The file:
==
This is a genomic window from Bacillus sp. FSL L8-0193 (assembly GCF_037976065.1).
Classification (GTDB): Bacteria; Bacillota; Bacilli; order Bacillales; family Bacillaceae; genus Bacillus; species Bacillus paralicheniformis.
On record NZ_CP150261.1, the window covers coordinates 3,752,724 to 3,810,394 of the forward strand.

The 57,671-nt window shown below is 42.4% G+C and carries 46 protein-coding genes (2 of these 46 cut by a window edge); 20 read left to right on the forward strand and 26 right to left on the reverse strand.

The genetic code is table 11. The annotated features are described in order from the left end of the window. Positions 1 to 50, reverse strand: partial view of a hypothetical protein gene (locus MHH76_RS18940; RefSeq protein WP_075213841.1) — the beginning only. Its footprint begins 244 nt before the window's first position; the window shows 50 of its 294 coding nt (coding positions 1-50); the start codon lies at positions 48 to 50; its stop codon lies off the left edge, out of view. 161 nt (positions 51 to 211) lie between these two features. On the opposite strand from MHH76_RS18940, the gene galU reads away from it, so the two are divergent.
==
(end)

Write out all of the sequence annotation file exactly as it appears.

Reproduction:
This is a genomic window from Bacillus sp. FSL L8-0193 (assembly GCF_037976065.1).
Classification (GTDB): Bacteria; Bacillota; Bacilli; order Bacillales; family Bacillaceae; genus Bacillus; species Bacillus paralicheniformis.
On record NZ_CP150261.1, the window covers coordinates 3,752,724 to 3,810,394 of the forward strand.

The 57,671-nt window shown below is 42.4% G+C and carries 46 protein-coding genes (2 of these 46 cut by a window edge); 20 read left to right on the forward strand and 26 right to left on the reverse strand.

The genetic code is table 11. The annotated features are described in order from the left end of the window. Positions 1 to 50, reverse strand: partial view of a hypothetical protein gene (locus MHH76_RS18940; RefSeq protein WP_075213841.1) — the beginning only. Its footprint begins 244 nt before the window's first position; the window shows 50 of its 294 coding nt (coding positions 1-50); the start codon lies at positions 48 to 50; its stop codon lies off the left edge, out of view. 161 nt (positions 51 to 211) lie between these two features. On the opposite strand from MHH76_RS18940, the gene galU reads away from it, so the two are divergent.